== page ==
How brands create customers: Pt. II

Continued from Part 1

In this installment we continue our discussion of what it means to “create a customer.” We then begin the process of shaping brand strategies to create the customers that a business needs.

The business value of creating customers

When we create a customer we are doing much more than making a sale. In themselves, sales do not create customers. Sales create transactions. Simply ringing the cash register does not forge a customer connection, nor does it mean the customer will return. When companies pursue sales at the expense of creating customers, they run into big trouble.

In other words, the purpose of your brand is not to be a stylized sales stimulant. It’s purpose is to build strong customers, who will demand what only you can provide. Your brand can do this by enabling customers to develop skills, capabilities, values, sensibilities and attitudes that are good for them, and good for you. Your brand puts you and your customers on the same page—a page that you write together.

Customers as strategic brand partners

When we intend to create customers with our brand, we are defining customers as strategic brand partners. We link our future to theirs, through the value that our brand delivers. The faster our customers can grow, the faster we grow. The more they advance, the more we advance. The more they can accomplish through our brand, the more they will want to accomplish, and that’s where our product roadmap will be ready and waiting. As noted in Part 1, our brand mission is to create the customers that will drive our business forward.

Why leave that to chance?

Grow the customer, grow the brand, grow the business

In a real sense, we use our brands to open doors for customers. They pass through and take us along, helping us enter new markets. We have the power to move customers forward because we’re a brand, and not a commodity. (If your brand doesn’t move customers forward, you have the makings of a serious brand problem.)

To keep things on track, you can follow this three-step sequence: “Grow the customer, grow the brand, grow the business.”

Strategic brand questions we need to answer

Creating customers is the province of brand strategy, and of brand builders. No one else in business has the imagination, culture, knowledge, business smarts and social smarts to do the job. To create the best customers for our business, we have to ask the right brand questions up front.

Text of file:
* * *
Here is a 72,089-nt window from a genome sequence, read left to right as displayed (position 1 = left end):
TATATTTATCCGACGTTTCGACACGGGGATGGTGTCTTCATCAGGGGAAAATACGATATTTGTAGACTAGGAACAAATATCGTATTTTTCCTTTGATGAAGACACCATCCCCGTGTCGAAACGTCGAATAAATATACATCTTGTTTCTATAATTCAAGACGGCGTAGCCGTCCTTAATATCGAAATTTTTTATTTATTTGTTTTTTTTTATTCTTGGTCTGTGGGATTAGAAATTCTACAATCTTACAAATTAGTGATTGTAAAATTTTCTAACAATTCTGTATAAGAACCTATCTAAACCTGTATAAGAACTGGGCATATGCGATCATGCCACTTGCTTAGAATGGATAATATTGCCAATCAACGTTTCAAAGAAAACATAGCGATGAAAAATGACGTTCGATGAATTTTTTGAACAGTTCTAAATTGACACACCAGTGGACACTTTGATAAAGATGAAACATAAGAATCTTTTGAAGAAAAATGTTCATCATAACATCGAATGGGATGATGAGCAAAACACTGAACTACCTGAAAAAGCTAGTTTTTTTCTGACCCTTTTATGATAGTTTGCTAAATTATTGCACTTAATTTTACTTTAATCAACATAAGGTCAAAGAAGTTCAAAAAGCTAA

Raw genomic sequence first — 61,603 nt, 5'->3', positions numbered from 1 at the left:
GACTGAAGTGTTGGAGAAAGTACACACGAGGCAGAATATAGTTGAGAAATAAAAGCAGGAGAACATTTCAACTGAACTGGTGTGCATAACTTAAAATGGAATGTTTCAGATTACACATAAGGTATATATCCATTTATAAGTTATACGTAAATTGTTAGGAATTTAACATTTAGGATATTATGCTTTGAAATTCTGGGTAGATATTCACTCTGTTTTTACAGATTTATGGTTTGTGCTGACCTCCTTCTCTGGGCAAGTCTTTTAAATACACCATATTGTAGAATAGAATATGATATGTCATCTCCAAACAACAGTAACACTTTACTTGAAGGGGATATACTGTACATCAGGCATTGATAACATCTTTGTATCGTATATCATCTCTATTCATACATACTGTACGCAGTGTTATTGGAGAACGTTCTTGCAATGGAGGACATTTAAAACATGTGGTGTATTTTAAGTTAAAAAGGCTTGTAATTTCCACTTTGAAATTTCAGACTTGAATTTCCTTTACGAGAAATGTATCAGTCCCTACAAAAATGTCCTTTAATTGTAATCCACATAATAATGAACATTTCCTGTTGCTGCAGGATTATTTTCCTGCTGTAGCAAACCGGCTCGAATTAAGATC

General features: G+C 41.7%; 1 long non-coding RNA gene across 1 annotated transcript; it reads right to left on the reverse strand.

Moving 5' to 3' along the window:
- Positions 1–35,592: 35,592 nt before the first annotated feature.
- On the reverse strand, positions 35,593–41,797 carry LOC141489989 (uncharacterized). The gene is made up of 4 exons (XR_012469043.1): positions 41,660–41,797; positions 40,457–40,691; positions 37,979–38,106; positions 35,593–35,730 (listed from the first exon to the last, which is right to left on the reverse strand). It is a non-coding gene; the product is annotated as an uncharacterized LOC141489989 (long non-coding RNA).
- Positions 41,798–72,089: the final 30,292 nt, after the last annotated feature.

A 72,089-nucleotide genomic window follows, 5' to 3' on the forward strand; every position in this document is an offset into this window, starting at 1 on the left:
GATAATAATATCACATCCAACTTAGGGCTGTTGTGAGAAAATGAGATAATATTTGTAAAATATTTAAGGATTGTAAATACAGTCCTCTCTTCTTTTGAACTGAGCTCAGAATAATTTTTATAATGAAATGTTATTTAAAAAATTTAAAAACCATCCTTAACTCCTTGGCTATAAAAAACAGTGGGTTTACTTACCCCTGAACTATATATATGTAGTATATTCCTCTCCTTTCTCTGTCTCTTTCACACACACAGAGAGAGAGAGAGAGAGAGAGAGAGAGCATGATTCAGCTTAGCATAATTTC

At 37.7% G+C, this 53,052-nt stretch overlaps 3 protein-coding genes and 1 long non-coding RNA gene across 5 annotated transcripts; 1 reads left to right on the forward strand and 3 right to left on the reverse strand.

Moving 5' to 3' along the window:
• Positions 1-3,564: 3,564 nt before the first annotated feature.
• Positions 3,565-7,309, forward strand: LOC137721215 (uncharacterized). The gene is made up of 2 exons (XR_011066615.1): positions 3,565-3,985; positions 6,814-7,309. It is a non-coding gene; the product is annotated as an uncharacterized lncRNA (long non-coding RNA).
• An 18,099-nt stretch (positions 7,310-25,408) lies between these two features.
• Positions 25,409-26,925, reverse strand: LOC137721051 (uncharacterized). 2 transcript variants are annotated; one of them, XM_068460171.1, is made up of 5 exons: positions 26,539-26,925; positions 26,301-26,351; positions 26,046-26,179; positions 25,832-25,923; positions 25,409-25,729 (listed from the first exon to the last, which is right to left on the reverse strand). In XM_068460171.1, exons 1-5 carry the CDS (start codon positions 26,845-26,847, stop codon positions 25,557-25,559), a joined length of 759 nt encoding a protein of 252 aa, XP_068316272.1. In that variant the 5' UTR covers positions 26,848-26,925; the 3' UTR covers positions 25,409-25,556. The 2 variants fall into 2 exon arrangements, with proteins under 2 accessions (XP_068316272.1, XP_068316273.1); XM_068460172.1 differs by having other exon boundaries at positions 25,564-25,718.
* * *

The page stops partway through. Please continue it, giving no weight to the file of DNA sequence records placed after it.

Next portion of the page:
We start with the following:

  1. What is currently holding our customers back?
  2. What is their strategic pain?
  3. What are their missed opportunities?
  4. What kinds of freedoms do our customers need?
  5. What real freedoms can we deliver via our brand (and our products and services)?
  6. How (and where) can we advance our customers?
  7. What new skills, capabilities, values, sensibilities and attitudes do our customers need—for their good and for ours?
  8. What kind of customer growth trajectory will serve our innovation roadmap?
  9. How can our brand become a platform for continuous customer growth?

Configure your brand opportunities

Given your markets, competition, customer base and your own capabilities, you will need to focus on where your brand can achieve the most impact in creating customers. You want to configure your brand opportunities to your customer needs. You can gain an initial perspective by parsing our core brand definition:

Brands are avenues of value innovation in a creative engagement between companies and their customers.

Each of the boldfaced terms is a performance zone for your brand. There are seven of them. No company can be proficient in all, so you must pick and choose based on your strengths and your markets (and your budget). You might determine that you’re best served by a focus on brand avenues and brand engagement if you’re a hotel, for example. If you’re selling enterprise class software systems, brand value and brand innovation may be appropriate. This is a matter of “mix” that only you can decide.

This effort will help you define your brand deliverables, and it will also help you structure your brand platforms and brand programs.